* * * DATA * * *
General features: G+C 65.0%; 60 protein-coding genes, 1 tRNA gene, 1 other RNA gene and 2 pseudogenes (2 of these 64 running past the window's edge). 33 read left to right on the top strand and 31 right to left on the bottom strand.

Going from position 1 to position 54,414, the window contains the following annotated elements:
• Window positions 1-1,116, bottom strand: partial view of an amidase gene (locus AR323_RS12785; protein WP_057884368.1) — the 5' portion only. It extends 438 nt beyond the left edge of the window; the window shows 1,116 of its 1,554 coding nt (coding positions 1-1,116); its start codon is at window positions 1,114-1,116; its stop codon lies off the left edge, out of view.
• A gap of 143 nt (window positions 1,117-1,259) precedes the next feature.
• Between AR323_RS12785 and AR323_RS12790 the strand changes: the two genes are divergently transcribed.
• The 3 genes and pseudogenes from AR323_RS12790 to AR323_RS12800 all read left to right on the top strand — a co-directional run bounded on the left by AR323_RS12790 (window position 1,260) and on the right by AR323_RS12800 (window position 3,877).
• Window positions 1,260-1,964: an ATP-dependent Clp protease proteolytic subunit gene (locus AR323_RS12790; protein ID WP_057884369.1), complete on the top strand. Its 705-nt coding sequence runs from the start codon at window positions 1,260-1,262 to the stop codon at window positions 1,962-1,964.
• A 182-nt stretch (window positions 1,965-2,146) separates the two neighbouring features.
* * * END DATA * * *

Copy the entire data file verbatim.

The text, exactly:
General features: G+C 65.0%; 60 protein-coding genes, 1 tRNA gene, 1 other RNA gene and 2 pseudogenes (2 of these 64 running past the window's edge). 33 read left to right on the top strand and 31 right to left on the bottom strand.

Going from position 1 to position 54,414, the window contains the following annotated elements:
• Window positions 1-1,116, bottom strand: partial view of an amidase gene (locus AR323_RS12785; protein WP_057884368.1) — the 5' portion only. It extends 438 nt beyond the left edge of the window; the window shows 1,116 of its 1,554 coding nt (coding positions 1-1,116); its start codon is at window positions 1,114-1,116; its stop codon lies off the left edge, out of view.
• A gap of 143 nt (window positions 1,117-1,259) precedes the next feature.
• Between AR323_RS12785 and AR323_RS12790 the strand changes: the two genes are divergently transcribed.
• The 3 genes and pseudogenes from AR323_RS12790 to AR323_RS12800 all read left to right on the top strand — a co-directional run bounded on the left by AR323_RS12790 (window position 1,260) and on the right by AR323_RS12800 (window position 3,877).
• Window positions 1,260-1,964: an ATP-dependent Clp protease proteolytic subunit gene (locus AR323_RS12790; protein ID WP_057884369.1), complete on the top strand. Its 705-nt coding sequence runs from the start codon at window positions 1,260-1,262 to the stop codon at window positions 1,962-1,964.
• A 182-nt stretch (window positions 1,965-2,146) separates the two neighbouring features.